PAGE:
Your Child and Eating: Don’t get too concerned if your independent little eater gives you problems with meals. Sometimes you feel that he may not be getting enough to eat, but over the course of a week the two-year-old’s diet balances itself out and he will get all the nutrients he needs. At this time, you can move to 2% milk but keep the intake to no more than 24 ounces in a day. Shoot for a daily diet of two servings of protein, four servings of fruits and vegetables and four servings of breads and cereals. A good gauge of portion size is one serving is equal to one tablespoon for each year of age. If you have questions about anything related to diet, please call us and we can help you form a balanced and healthy eating plan.

Your Child and the Potty: Potty training may be getting closer for your two-year-old. If your child wakes dry after a nap, can start to alert you to dirty diapers and begins to strain after meals, you may be ready to start the process. First begin by getting a potty seat and making your child comfortable with it. Let your child see you and other family members using the bathroom and explain the process of going potty as you go along. Teach your child the words for bodily functions and reward him for any success he may have through praise and encouragement. Make this a learning experience and not a battle.

Your Child’s Sleep: Your busy two-year-old does not like to miss anything going on around him so he may fuss at bedtime. Be firm and consistent and stick to your routine. A child this age will still need a nap of one hour per day and 12-13 hours of sleep per night.

Your Child’s Motor Skills: Coordination takes a huge leap in this second year. Your child is walking and running and climbing quite efficiently. He may be riding a bike and can stand on one foot. He is learning and insisting on dressing himself so if he leaves the house with two different socks, don’t discourage him. He is learning to draw more clearly and the use of a preferred hand is quite obvious.

Your Child’s Communication: Your two-year-old is now expressing his emotions through words and not just tantrums. He will most likely be able to talk in simple three- or four-word sentences. He can start to name things and be descriptive of objects. Your child is starting to understand rules so help him by clearly and simply spelling out what you expect of him.

Safety and Your Child:

  • Never leave your child unattended. A two-year-old is a natural explorer and is not able to understand what may be dangerous to him.
  • Continue to put your child in his car seat and explain why it is important to be securely fastened in.
  • Keep the poison control number close by. 1-800-222-1222
  • Keep all medicines and cleaning supplies well out of reach and explain to your child why they are dangerous.
  • Keep all firearms tightly locked up and ammunition stored separately.
  • Avoid any cigarette smoking near your child and keep matches and lighters well away from his reach.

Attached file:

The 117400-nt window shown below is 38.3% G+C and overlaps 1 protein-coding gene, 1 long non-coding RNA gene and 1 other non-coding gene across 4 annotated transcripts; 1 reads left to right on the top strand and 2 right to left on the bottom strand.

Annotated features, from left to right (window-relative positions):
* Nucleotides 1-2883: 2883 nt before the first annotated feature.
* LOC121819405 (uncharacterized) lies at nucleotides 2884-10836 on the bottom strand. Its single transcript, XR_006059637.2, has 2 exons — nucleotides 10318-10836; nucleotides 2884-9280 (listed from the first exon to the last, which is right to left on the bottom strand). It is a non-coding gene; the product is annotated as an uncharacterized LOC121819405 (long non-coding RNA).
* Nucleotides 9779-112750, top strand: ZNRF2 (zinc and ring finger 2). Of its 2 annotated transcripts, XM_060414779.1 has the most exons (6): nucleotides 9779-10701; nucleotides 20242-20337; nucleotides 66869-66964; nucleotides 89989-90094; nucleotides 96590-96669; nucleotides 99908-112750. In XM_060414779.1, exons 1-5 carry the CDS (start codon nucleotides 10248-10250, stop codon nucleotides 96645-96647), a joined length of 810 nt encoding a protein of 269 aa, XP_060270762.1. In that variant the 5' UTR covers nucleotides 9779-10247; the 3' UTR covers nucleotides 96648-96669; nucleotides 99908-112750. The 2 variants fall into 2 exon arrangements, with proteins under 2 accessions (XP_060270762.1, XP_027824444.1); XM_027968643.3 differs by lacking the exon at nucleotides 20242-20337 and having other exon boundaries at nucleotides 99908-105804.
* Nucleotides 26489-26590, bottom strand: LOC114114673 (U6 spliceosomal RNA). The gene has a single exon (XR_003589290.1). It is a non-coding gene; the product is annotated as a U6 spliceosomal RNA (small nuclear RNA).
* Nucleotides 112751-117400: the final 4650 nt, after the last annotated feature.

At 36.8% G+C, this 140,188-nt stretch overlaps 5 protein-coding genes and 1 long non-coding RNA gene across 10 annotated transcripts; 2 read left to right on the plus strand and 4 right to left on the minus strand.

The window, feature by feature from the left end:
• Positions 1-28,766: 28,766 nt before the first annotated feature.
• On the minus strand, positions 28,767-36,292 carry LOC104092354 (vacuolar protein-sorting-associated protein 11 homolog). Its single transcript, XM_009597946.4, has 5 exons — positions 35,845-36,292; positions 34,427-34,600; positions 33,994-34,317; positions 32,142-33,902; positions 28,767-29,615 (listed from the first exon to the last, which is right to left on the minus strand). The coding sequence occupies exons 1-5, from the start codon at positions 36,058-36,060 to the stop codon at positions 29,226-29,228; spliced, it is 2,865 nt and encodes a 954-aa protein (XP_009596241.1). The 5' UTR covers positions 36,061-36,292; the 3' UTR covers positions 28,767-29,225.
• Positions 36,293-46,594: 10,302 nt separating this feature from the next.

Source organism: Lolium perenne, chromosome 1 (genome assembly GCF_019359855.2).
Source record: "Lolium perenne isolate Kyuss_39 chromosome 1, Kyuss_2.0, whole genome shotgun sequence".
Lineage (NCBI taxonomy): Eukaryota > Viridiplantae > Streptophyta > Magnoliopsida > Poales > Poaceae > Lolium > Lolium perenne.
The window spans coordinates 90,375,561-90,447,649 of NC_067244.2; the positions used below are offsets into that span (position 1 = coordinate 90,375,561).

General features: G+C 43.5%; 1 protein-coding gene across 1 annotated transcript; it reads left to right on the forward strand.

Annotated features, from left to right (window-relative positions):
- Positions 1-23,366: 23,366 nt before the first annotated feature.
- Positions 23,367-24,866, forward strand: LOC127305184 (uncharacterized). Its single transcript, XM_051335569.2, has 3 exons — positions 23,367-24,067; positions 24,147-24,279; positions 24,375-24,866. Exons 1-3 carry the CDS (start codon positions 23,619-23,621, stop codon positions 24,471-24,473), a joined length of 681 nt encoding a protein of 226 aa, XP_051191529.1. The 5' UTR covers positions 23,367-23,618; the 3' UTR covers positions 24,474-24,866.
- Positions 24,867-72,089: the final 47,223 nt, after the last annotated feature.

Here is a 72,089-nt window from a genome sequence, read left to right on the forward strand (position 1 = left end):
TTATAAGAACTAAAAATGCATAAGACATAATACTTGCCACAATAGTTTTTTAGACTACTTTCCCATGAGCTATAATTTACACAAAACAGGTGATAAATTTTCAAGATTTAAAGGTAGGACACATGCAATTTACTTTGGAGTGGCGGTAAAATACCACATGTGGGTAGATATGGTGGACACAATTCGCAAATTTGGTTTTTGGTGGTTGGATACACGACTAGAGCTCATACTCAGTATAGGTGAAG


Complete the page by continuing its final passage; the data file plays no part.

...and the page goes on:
Your child may give you a run for your money in the patience department right now but the process of becoming more independent has some bumps along the way. Start giving your child responsibility around the house and he can become a great helper. Be firm and consistent in your discipline and allow your child a lot of playtime with other children. At this age, he will play side by side and not directly interact but will learn to form healthy relationships.

Download the Parent Handout for This Visit.

Congratulations! You have survived the “terrible twos!” Some of you may now be moving into the years many call the “magic years.” On one hand, it seems your child magically now seems to listen to you while on the other hand his imagination is running magically wild! Don’t be alarmed if your little one starts to have fears of darkness, monsters and all things imaginary. For others of you that had easy two year olds, no it is not your imagination that the terrible two’s were delayed until age 3; some children do have a tougher time of it at age 3….seems as if they did not have the chance to read the textbook stating that the difficult time was at age two. Do not dispair, this will pass in about a year.

Your Child’s Diet: Your child should now be eating what the rest of the family does. Introduce a wide variety of foods but don’t fret if it seems your child only wants to eat one thing day in and day out. Offer three meals per day with one or two nutritious snacks. Limit your milk and dairy offerings to no more than 24 ounces per day. Place an emphasis on the family dinner and begin to stress table manners.

Potty Training: Your child should be close to being potty trained. Some children may still have issues overnight. Use a pull up or nighttime diaper to help in this area.

Your Child’s Sleep: Some children may have knocked out the daytime nap altogether at this point; others will nap until almost 5 years of age . Generally, he/she will average about 11-13 hours at night. If your child is having night fears, make sure the bedtime routine is strictly adhered to and allow a nightlight if necessary.

Your Child’s Motor Skills: Running, jumping and climbing are the most loved activities of a three-year- old. He is also now walking up and down stairs quite well, one foot per step, and can bend without falling. Others skills that are emerging include: dressing and undressing, using age appropriate scissors, turning rotating handles, throwing and catching a ball, drawing, finger painting, and copying squares and circles.